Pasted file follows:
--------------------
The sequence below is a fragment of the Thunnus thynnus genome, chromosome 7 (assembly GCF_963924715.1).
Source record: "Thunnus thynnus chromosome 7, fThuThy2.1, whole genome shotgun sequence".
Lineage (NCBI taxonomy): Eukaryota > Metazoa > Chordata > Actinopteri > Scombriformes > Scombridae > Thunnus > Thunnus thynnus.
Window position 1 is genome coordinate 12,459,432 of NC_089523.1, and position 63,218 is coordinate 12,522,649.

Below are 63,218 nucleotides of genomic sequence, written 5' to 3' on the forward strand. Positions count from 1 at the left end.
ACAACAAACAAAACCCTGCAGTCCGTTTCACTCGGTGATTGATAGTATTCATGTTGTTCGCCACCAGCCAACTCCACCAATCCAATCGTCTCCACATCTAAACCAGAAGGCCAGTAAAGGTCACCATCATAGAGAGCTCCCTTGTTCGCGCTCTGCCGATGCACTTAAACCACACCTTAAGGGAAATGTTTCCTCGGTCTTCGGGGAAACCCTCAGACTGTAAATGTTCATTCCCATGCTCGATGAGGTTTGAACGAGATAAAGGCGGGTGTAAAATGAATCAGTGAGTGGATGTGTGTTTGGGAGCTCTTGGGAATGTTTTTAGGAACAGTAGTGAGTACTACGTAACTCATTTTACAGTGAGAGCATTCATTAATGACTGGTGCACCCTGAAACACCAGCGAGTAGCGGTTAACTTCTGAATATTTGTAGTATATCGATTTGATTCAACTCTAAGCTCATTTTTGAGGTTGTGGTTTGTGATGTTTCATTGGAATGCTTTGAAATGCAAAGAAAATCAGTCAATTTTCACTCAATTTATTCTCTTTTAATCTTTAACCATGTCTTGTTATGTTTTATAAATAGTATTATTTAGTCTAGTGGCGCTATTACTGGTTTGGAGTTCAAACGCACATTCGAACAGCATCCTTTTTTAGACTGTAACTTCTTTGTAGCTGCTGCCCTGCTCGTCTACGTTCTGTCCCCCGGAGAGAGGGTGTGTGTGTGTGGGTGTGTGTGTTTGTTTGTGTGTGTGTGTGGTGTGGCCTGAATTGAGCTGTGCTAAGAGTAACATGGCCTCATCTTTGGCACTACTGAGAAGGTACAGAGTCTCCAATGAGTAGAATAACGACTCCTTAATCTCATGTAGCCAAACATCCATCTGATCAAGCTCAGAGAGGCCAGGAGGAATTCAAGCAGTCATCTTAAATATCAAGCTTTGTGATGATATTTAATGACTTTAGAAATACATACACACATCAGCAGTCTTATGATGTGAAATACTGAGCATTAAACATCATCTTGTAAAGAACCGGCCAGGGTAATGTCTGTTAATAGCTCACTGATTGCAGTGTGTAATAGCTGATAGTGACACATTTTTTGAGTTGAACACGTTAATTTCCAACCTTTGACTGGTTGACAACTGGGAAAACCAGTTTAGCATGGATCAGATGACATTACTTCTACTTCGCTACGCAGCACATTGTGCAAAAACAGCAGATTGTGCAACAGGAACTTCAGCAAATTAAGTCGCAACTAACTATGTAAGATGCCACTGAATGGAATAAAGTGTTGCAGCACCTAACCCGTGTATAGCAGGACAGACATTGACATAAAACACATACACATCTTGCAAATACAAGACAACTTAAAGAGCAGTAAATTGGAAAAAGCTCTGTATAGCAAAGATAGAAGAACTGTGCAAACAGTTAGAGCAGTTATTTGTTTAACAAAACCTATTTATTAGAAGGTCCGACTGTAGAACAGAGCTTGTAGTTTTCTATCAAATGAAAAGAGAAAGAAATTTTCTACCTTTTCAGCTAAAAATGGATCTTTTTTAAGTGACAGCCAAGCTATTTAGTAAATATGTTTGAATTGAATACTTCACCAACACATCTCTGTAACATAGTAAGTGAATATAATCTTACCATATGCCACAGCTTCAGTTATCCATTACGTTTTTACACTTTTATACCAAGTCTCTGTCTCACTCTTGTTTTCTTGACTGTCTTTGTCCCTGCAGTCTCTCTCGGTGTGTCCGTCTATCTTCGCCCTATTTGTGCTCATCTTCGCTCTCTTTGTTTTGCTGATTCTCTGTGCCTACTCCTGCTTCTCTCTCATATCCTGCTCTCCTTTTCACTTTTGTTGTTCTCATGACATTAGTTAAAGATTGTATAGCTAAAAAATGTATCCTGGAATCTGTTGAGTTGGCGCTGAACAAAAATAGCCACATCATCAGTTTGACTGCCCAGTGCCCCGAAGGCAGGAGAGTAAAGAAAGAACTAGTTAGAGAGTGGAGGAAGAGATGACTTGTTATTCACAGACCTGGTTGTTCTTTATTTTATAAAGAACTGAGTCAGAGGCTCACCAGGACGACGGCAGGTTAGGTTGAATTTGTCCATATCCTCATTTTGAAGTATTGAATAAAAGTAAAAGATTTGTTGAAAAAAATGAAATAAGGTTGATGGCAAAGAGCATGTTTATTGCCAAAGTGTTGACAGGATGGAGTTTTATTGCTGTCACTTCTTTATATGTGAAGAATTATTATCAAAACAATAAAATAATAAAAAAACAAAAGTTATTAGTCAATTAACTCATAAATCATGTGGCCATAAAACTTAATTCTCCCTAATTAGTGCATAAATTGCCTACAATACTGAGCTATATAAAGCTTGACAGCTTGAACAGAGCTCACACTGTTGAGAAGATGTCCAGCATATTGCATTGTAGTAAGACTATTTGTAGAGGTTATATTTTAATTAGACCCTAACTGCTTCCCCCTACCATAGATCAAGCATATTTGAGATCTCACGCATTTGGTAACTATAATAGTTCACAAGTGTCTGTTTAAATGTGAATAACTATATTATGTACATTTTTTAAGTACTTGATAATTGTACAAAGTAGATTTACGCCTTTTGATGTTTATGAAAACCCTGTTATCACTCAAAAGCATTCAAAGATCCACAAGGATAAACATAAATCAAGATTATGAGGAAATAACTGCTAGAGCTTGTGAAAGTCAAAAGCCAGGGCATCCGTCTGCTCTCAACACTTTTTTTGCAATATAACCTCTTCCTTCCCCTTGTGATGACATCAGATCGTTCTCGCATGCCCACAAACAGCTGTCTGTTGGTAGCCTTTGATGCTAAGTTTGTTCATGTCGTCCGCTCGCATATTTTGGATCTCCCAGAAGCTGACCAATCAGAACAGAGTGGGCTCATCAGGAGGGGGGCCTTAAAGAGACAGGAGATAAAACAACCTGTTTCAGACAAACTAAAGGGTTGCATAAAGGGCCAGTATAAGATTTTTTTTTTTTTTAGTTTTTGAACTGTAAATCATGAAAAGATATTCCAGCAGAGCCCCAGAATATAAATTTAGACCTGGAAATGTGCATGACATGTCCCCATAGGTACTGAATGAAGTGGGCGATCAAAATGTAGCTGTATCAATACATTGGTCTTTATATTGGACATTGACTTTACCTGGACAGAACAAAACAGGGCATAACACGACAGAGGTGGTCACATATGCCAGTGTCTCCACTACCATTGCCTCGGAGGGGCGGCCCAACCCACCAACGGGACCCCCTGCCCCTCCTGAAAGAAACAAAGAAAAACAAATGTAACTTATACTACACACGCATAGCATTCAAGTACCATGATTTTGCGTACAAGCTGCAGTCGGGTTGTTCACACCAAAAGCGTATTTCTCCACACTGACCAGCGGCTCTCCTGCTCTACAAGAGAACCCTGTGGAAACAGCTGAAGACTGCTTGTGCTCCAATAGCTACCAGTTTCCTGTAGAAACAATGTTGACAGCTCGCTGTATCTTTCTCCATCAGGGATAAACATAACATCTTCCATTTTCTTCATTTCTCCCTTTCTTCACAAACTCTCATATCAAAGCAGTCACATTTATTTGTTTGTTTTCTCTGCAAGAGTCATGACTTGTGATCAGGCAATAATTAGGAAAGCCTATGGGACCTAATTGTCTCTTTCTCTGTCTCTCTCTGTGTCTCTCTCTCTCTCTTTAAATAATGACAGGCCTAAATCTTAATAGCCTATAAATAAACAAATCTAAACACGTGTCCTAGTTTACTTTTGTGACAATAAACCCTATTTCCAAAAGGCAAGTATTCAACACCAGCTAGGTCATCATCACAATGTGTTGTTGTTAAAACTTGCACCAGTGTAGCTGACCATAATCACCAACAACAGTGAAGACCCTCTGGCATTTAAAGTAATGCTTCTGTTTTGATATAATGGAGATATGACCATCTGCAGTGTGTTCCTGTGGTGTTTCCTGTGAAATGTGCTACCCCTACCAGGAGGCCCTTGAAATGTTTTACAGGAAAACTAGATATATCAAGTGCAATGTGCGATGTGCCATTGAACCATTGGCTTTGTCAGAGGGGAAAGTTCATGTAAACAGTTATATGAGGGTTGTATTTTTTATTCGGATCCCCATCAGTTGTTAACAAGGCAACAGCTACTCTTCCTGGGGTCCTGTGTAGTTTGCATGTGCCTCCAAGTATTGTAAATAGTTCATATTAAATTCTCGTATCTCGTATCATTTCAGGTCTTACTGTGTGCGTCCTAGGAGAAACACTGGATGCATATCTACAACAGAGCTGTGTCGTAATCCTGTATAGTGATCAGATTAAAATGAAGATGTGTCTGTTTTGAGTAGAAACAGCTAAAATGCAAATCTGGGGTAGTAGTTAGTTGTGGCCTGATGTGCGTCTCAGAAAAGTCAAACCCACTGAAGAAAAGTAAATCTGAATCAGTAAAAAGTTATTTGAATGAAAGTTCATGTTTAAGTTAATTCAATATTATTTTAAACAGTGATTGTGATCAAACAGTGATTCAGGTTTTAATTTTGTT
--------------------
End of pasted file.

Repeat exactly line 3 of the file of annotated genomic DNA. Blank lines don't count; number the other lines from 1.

Lineage (NCBI taxonomy): Eukaryota > Metazoa > Chordata > Actinopteri > Scombriformes > Scombridae > Thunnus > Thunnus thynnus.